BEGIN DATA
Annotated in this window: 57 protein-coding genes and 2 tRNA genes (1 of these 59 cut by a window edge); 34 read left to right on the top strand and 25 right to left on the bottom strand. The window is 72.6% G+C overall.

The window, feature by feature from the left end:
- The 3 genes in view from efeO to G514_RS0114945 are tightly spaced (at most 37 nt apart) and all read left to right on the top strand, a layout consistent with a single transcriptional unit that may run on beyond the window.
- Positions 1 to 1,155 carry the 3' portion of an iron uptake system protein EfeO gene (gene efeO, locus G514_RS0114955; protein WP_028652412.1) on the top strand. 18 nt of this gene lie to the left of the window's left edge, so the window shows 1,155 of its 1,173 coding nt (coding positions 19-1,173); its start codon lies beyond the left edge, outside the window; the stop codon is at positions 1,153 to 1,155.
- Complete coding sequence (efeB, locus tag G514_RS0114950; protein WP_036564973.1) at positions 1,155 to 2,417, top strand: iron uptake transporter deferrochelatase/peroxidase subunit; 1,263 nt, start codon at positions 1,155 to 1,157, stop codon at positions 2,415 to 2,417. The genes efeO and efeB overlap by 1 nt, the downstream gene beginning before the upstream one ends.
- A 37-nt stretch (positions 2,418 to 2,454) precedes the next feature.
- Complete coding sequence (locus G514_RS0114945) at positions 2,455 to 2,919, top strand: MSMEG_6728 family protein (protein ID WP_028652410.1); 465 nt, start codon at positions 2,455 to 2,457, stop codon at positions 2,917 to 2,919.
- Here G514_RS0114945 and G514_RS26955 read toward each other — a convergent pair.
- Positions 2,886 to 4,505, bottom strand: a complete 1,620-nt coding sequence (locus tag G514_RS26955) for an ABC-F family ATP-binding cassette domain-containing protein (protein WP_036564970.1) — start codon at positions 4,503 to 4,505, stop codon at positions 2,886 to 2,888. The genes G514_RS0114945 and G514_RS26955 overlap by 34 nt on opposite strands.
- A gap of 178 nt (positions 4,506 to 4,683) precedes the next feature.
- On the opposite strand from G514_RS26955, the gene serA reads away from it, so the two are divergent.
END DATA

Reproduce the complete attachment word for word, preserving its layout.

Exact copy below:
Annotated in this window: 57 protein-coding genes and 2 tRNA genes (1 of these 59 cut by a window edge); 34 read left to right on the top strand and 25 right to left on the bottom strand. The window is 72.6% G+C overall.

The window, feature by feature from the left end:
- The 3 genes in view from efeO to G514_RS0114945 are tightly spaced (at most 37 nt apart) and all read left to right on the top strand, a layout consistent with a single transcriptional unit that may run on beyond the window.
- Positions 1 to 1,155 carry the 3' portion of an iron uptake system protein EfeO gene (gene efeO, locus G514_RS0114955; protein WP_028652412.1) on the top strand. 18 nt of this gene lie to the left of the window's left edge, so the window shows 1,155 of its 1,173 coding nt (coding positions 19-1,173); its start codon lies beyond the left edge, outside the window; the stop codon is at positions 1,153 to 1,155.
- Complete coding sequence (efeB, locus tag G514_RS0114950; protein WP_036564973.1) at positions 1,155 to 2,417, top strand: iron uptake transporter deferrochelatase/peroxidase subunit; 1,263 nt, start codon at positions 1,155 to 1,157, stop codon at positions 2,415 to 2,417. The genes efeO and efeB overlap by 1 nt, the downstream gene beginning before the upstream one ends.
- A 37-nt stretch (positions 2,418 to 2,454) precedes the next feature.
- Complete coding sequence (locus G514_RS0114945) at positions 2,455 to 2,919, top strand: MSMEG_6728 family protein (protein ID WP_028652410.1); 465 nt, start codon at positions 2,455 to 2,457, stop codon at positions 2,917 to 2,919.
- Here G514_RS0114945 and G514_RS26955 read toward each other — a convergent pair.
- Positions 2,886 to 4,505, bottom strand: a complete 1,620-nt coding sequence (locus tag G514_RS26955) for an ABC-F family ATP-binding cassette domain-containing protein (protein WP_036564970.1) — start codon at positions 4,503 to 4,505, stop codon at positions 2,886 to 2,888. The genes G514_RS0114945 and G514_RS26955 overlap by 34 nt on opposite strands.
- A gap of 178 nt (positions 4,506 to 4,683) precedes the next feature.
- On the opposite strand from G514_RS26955, the gene serA reads away from it, so the two are divergent.